Surviving My Father: A Young Woman’s Resilience Led Her To Become A Voice For Others Who Could Not Find Their Own
In The Beginning
“Incest was not in my vocabulary,” said Brittni Kellom, a 32-year-old sexual assault survivor from Detroit, Michigan. Her voice is airy and light, one not weighed down with the experiences of her past.
Brittni grew up enclosed by the loving grip of her tight knit family which included her grandparents and her mother, who at one point all lived under the same roof.
From the outside looking in, Brittni had a pretty regular childhood. She had love and support and flourished under the watchful eye of her family who encouraged her individuality and showered her with attention due to the fact that she was her mother’s only child.
And then at age 12, life made a dramatic switch. Brittni and her mother moved out independently from her grandparents. And as many fatherless children do, Brittni craved to reconnect with her father after years of no contact.
For a short time, the relationship fostered until it decayed into something much darker.
Four Long Years
“The abuse was really a growing process. It did not start off as intercourse,” Brittni said. “It was more so from my recollection, him having conversations about sex. At 12, you are sort of having those conversations with your parents, but it was the level of detail that he was sharing. And then began to be inappropriate moments of touch and contact, but still innocent. Like, those moments when daughters dance on top of their father’s feet, but he’s having an erection,” she said.
“I mean, I did not have enough in my toolbox to know that’s what was occurring. And then my abuse mainly started off in my sleep. So that was kind of an attack on my body that I really couldn’t control that played into this feeling of shame and ‘why couldn’t I have done something?'” she said. “So these are things that I remember to this day and reflect back on and knowing I was truly a child. I had no way of knowing to really protect myself.”
Brittni said the abuse shamed her into silence, compacted with her mother’s health issues where she struggled with lupus and epilepsy. The weight of being pulled from her family was too much to bear. So she buried it.
“I did not tell because I was afraid, it was because I was protecting my family. I knew my worth as an only child so I didn’t want to be grandparent-less and without my mom,” she said.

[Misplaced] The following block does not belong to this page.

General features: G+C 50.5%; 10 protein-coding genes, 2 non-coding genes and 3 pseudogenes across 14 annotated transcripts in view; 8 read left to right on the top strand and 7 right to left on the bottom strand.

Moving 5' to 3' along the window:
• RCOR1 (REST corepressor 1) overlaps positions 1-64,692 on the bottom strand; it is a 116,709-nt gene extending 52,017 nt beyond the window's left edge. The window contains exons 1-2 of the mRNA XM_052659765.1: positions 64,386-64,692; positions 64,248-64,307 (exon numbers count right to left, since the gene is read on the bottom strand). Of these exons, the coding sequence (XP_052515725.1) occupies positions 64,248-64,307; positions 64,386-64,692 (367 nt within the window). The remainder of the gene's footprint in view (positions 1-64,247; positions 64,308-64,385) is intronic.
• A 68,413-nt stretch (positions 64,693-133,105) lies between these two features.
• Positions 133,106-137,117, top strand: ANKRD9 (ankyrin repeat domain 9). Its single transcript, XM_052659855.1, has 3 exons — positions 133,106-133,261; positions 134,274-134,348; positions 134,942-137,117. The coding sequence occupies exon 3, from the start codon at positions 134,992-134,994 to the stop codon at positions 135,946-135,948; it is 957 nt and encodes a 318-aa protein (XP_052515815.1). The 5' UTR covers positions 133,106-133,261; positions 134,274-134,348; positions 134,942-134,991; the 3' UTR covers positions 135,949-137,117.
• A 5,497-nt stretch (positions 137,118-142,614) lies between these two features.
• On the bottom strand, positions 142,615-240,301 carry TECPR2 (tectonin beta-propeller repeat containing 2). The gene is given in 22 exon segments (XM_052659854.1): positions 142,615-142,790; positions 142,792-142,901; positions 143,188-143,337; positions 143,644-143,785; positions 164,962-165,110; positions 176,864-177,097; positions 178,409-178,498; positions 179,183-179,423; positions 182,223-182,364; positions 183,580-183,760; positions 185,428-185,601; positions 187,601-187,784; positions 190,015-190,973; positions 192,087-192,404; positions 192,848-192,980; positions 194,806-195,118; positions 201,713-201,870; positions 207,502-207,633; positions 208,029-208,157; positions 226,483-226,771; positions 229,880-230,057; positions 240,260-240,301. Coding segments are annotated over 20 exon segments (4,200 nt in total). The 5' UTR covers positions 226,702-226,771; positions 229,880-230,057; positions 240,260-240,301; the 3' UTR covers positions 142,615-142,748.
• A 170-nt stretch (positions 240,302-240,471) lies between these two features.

And after four years of mental manipulation and sexual abuse, Brittni found herself pregnant with her father’s child at the age of 16. In stolen moments before, she tried to share her abuse with those who she deemed as trustworthy, but was always made to feel burdened down with more shame.
Brittni summoned enough courage to tell an older godsister, whose mother alerted Brittni’s mother during a lunch conversation. Brittni painfully decided to abort the child, and her mother moved to act by helping her daughter come forward to the police.
In the early 2000’s the stigma of incest and sexual abuse still remained an unspoken subject. For a young black girl in Detroit, for a young Black girl in America, the prosecutors simply did not believe her story and decided against pressing charges. To date her father is walking around as a free man.
“This was at a time where it wasn’t #MeToo,” Brittni said. “There weren’t centers that were especially for this when it came to kids. So there was just a deep, deep ignorance when it came to kids sexuality and the amount of times sexual assault occurs, and in families.”
Brittni said she later learned that she was not the only victim of her father. Two half-sisters revealed they were also sexually abused by him at one point.
“This is not new in the Black community. We always think of a ‘uncle’ or ‘grandpa’ or ‘so and so’ that is very much around but you’re told to stay away from this person because ‘they’re not right,’ or whatever that sort of ambiguity means,” said Brittni.
Pushed to act and with the love, support and business savvy of her mother, Brittni decided she would begin a non-profit foundation for others who suffered the same fate of sexual abuse. She called the organization “Just Speak,” a reminder of the painful silence she endured for all those years. At 17, she was now on the path to recovery in finding a way to the light.
She completed her education and is currently a mindfulness coordinator at a local Detroit school and a certified trauma practitioner.
Brittni now sits as the executive director of Just Speak which targets sexual assault survivors aged 5-18 at Henderson Academy in Detroit. Just Speak includes workshops, training, and public presentations for social and educational institutions. Just Speak launched their newest campaign “Move” which helps young women survivors through the power of dance. Her work and dedication has led her to win a fellowship to the Red Bull Amaphiko Academy for social entrepreneurs.
After years of therapy, which included an intensive day PTSD program, along with visits to psychologists and therapists who specialized in sexual trauma survivors, she learned to process the weight of what occurred over those four years and the magnitude of what came after. Brittni is also very spiritually grounded and practices yoga, as a form of wellness.
She hopes in the future her program will be embedded within other schools in Detroit, and even nationally.
“I shared my personal story with the conviction that it would cause others to lose the shame and disgust that covers their body,” Brittni said.
“I just want to continue to ride this journey of being ok, and being able to talk about when I’m not which is few far and in between these days,” she said. “That I’m always climbing the next mountain fearlessly, and doing what I need to do to make my family and my ministry proud. I want to leave this earth being completely empty in a good way.”